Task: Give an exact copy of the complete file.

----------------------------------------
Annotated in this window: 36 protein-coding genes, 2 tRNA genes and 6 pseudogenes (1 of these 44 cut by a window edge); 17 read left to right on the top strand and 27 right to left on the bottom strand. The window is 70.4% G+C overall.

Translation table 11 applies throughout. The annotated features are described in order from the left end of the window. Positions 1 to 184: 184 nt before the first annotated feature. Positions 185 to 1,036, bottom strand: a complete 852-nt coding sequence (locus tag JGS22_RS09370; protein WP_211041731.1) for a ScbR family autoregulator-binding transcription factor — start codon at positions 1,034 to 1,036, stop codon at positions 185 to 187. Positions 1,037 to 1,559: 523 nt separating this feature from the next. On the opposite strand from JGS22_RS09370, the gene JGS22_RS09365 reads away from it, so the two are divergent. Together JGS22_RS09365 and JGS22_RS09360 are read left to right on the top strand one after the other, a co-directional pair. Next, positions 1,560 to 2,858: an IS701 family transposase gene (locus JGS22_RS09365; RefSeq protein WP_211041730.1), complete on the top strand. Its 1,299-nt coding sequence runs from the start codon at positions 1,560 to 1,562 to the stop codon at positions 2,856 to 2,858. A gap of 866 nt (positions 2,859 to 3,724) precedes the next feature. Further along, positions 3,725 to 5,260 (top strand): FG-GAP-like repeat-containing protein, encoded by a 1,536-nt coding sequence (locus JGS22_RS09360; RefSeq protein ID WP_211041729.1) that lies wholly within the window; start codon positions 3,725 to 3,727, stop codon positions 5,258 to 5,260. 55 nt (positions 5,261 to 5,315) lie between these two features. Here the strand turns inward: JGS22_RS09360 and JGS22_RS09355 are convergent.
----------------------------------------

Annotated in this window: 36 protein-coding genes, 2 tRNA genes and 6 pseudogenes (1 of these 44 cut by a window edge); 17 read left to right on the top strand and 27 right to left on the bottom strand. The window is 70.4% G+C overall.

Translation table 11 applies throughout. The annotated features are described in order from the left end of the window. Positions 1 to 184: 184 nt before the first annotated feature. Positions 185 to 1,036, bottom strand: a complete 852-nt coding sequence (locus tag JGS22_RS09370; protein WP_211041731.1) for a ScbR family autoregulator-binding transcription factor — start codon at positions 1,034 to 1,036, stop codon at positions 185 to 187. Positions 1,037 to 1,559: 523 nt separating this feature from the next. On the opposite strand from JGS22_RS09370, the gene JGS22_RS09365 reads away from it, so the two are divergent. Together JGS22_RS09365 and JGS22_RS09360 are read left to right on the top strand one after the other, a co-directional pair. Next, positions 1,560 to 2,858: an IS701 family transposase gene (locus JGS22_RS09365; RefSeq protein WP_211041730.1), complete on the top strand. Its 1,299-nt coding sequence runs from the start codon at positions 1,560 to 1,562 to the stop codon at positions 2,856 to 2,858. A gap of 866 nt (positions 2,859 to 3,724) precedes the next feature. Further along, positions 3,725 to 5,260 (top strand): FG-GAP-like repeat-containing protein, encoded by a 1,536-nt coding sequence (locus JGS22_RS09360; RefSeq protein ID WP_211041729.1) that lies wholly within the window; start codon positions 3,725 to 3,727, stop codon positions 5,258 to 5,260. 55 nt (positions 5,261 to 5,315) lie between these two features. Here the strand turns inward: JGS22_RS09360 and JGS22_RS09355 are convergent.